Marchers demand cleaner air, healthier food

By Rachel Brown for the Hunts Point Express

Dozens of Hunts Point residents marched with nearly 400,000 demonstrators in the People’s Climate March in Manhattan this past Sunday, calling on world leaders to make drastic changes, all the while chanting slogans such as, “The South Bronx is under attack. What do we do? Stand up, fight back!”

Local marchers gathered at 9 a.m. with the Bronx Climate Justice bloc at La Finca del Sur community garden in Mott Haven, and started the day with some yoga, a contrast to the huge cardboard fists people would soon carry. Led by two yoga instructors, the marchers were encouraged to remove their shoes, spread their toes, feel grounded to the earth and breathe deeply, bringing calm to the already palpable hustle of the day.

Representatives from Sustainable South Bronx, South Bronx Unite, the Green Worker Cooperatives, Mothers on the Move, Percent for Green, The Point, Northwest Bronx Community Clergy Coalition and La Finca del Sur then took turns outlining their platform points, from waterfront access to healthy food. Most of the groups also made the point that while climate change affects everyone, vulnerable communities such as Hunts Point often bear the brunt of the negative impacts. Another common theme among speakers was that the people have solutions for the issues they face, and lawmakers need to listen to them.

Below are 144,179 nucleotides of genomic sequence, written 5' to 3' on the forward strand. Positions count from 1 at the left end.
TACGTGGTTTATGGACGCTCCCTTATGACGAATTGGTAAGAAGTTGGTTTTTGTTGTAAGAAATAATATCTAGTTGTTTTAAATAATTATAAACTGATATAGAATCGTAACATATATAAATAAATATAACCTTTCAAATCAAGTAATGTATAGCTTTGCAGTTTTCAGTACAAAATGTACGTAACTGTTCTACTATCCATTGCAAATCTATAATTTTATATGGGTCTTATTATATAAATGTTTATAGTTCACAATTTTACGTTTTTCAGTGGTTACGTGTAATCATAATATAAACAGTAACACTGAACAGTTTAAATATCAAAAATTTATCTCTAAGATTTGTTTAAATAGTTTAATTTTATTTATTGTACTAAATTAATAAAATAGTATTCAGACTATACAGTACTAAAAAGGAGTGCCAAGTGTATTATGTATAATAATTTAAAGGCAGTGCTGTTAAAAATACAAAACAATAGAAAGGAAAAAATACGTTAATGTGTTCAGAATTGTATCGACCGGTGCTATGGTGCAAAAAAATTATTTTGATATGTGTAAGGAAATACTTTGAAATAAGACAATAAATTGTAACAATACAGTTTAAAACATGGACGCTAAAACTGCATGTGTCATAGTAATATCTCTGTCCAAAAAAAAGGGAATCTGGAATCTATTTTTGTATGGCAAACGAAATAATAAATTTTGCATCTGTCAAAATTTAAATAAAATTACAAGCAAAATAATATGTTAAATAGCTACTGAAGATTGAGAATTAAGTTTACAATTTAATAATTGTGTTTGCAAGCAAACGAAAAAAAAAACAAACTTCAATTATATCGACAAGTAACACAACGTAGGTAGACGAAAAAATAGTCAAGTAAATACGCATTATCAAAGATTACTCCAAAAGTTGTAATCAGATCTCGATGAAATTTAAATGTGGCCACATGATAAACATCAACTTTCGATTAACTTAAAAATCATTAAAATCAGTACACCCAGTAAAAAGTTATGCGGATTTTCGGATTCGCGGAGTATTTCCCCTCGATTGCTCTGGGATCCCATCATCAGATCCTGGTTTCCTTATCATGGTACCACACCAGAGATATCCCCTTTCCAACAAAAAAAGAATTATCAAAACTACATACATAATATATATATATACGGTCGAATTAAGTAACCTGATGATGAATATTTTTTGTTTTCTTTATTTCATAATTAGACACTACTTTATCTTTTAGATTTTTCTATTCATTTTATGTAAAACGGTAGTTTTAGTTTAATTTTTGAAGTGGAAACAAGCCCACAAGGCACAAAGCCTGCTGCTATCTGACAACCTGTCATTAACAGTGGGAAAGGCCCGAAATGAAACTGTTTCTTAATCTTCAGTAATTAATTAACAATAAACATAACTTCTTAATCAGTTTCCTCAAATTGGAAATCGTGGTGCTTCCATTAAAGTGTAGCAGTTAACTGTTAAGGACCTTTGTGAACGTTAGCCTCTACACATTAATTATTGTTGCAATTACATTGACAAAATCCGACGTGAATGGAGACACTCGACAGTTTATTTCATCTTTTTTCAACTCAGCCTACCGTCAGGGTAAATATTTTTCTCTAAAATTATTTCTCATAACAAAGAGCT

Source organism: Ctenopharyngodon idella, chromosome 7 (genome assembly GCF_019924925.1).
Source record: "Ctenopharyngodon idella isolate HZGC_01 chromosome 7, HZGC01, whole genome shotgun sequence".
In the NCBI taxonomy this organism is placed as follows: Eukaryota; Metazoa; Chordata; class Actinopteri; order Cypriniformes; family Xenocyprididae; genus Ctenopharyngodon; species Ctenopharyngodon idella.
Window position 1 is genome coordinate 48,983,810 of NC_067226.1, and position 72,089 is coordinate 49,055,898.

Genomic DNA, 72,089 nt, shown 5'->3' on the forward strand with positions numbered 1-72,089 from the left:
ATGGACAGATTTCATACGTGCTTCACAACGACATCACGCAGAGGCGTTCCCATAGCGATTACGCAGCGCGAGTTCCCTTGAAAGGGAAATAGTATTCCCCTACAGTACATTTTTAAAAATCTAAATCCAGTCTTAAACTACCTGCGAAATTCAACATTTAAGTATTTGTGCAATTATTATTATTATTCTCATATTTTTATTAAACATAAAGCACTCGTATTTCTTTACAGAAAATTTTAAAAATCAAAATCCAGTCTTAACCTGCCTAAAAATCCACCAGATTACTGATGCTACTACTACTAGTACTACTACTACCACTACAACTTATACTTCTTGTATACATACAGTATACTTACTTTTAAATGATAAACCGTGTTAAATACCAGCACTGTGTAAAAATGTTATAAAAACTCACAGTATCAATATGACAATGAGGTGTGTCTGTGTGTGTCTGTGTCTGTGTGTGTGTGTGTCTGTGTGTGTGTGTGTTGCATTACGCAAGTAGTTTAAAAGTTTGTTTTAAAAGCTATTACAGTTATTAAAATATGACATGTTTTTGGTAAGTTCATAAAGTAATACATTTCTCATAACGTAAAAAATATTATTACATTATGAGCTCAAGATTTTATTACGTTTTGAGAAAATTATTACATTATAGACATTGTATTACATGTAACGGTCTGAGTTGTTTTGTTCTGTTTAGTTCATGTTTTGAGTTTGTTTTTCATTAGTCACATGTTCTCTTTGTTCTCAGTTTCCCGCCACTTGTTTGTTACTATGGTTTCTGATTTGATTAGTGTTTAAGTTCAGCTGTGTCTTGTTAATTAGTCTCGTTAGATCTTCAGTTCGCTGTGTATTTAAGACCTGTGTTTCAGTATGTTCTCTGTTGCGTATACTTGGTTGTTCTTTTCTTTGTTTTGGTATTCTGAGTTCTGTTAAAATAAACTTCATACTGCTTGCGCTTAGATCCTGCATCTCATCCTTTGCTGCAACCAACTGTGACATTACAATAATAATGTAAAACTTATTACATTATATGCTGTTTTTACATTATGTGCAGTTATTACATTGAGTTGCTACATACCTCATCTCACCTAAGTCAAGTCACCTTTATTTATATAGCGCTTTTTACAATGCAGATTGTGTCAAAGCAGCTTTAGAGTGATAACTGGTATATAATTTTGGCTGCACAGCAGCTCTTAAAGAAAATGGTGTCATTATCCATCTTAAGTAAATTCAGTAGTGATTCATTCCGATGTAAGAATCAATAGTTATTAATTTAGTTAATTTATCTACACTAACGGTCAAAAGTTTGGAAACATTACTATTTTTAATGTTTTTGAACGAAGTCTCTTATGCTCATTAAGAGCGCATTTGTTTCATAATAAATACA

By 9:30 a.m., the group dispersed to take the 1 train to Central Park West, where the citywide march began. A faction of the crowd instead mounted bicycles, and several riders wore lime-green gas tanks labeled with “Stop FreshDirect” stickers to symbolize the health effects that the company’s diesel trucks would bring into a community already burdened with very high asthma rates.

“As a mother whose daughter grew up with asthma, I decided to join today,” said Candace Adams of Morrisania, who rode her bike to midtown after the Bronx gathering. The South Bronx bike group later joined with a larger bike bloc, a group advocating for divestment in fossil fuels and calling attention to bicycles as an environmentally friendly way to get around the city.

Also on the bicycle route was Hatuey Ramos-Fermin, one of the co-founders of Boogie Down Rides, a Bronx-based cycling group. “As a South Bronx resident, at a time when the city is making decisions that affect us, I’m here today because I want to be a part of that,” Ramos-Fermin said.